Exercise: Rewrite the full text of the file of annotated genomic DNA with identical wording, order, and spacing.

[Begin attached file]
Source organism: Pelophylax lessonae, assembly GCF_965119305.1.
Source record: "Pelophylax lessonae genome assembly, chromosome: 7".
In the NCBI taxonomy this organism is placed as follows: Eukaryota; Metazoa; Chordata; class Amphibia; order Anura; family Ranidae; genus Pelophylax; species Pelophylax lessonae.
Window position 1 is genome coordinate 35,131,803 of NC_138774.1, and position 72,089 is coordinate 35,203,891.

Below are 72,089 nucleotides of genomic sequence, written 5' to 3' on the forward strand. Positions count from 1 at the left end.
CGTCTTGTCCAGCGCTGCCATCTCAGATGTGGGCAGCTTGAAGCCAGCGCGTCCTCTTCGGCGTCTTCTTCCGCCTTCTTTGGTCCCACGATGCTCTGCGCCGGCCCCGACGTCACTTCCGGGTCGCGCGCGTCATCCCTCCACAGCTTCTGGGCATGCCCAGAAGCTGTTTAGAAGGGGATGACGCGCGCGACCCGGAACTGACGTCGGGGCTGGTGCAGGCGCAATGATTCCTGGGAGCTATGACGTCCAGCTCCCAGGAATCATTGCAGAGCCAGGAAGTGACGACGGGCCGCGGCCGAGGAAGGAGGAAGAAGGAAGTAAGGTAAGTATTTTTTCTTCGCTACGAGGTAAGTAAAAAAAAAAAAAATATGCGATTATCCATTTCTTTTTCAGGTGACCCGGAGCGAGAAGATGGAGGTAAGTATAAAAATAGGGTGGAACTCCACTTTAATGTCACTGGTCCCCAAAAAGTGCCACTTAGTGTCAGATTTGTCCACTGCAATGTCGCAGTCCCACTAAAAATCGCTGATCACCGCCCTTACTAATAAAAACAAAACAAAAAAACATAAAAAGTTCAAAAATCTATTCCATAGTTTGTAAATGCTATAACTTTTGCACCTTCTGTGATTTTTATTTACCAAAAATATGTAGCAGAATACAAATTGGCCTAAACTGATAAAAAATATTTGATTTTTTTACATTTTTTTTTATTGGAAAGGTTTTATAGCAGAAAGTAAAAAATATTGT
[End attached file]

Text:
Source organism: Pelophylax lessonae, assembly GCF_965119305.1.
Source record: "Pelophylax lessonae genome assembly, chromosome: 7".
In the NCBI taxonomy this organism is placed as follows: Eukaryota; Metazoa; Chordata; class Amphibia; order Anura; family Ranidae; genus Pelophylax; species Pelophylax lessonae.
Window position 1 is genome coordinate 35,131,803 of NC_138774.1, and position 72,089 is coordinate 35,203,891.

Below are 72,089 nucleotides of genomic sequence, written 5' to 3' on the forward strand. Positions count from 1 at the left end.
CGTCTTGTCCAGCGCTGCCATCTCAGATGTGGGCAGCTTGAAGCCAGCGCGTCCTCTTCGGCGTCTTCTTCCGCCTTCTTTGGTCCCACGATGCTCTGCGCCGGCCCCGACGTCACTTCCGGGTCGCGCGCGTCATCCCTCCACAGCTTCTGGGCATGCCCAGAAGCTGTTTAGAAGGGGATGACGCGCGCGACCCGGAACTGACGTCGGGGCTGGTGCAGGCGCAATGATTCCTGGGAGCTATGACGTCCAGCTCCCAGGAATCATTGCAGAGCCAGGAAGTGACGACGGGCCGCGGCCGAGGAAGGAGGAAGAAGGAAGTAAGGTAAGTATTTTTTCTTCGCTACGAGGTAAGTAAAAAAAAAAAAAATATGCGATTATCCATTTCTTTTTCAGGTGACCCGGAGCGAGAAGATGGAGGTAAGTATAAAAATAGGGTGGAACTCCACTTTAATGTCACTGGTCCCCAAAAAGTGCCACTTAGTGTCAGATTTGTCCACTGCAATGTCGCAGTCCCACTAAAAATCGCTGATCACCGCCCTTACTAATAAAAACAAAACAAAAAAACATAAAAAGTTCAAAAATCTATTCCATAGTTTGTAAATGCTATAACTTTTGCACCTTCTGTGATTTTTATTTACCAAAAATATGTAGCAGAATACAAATTGGCCTAAACTGATAAAAAATATTTGATTTTTTTACATTTTTTTTTATTGGAAAGGTTTTATAGCAGAAAGTAAAAAATATTGT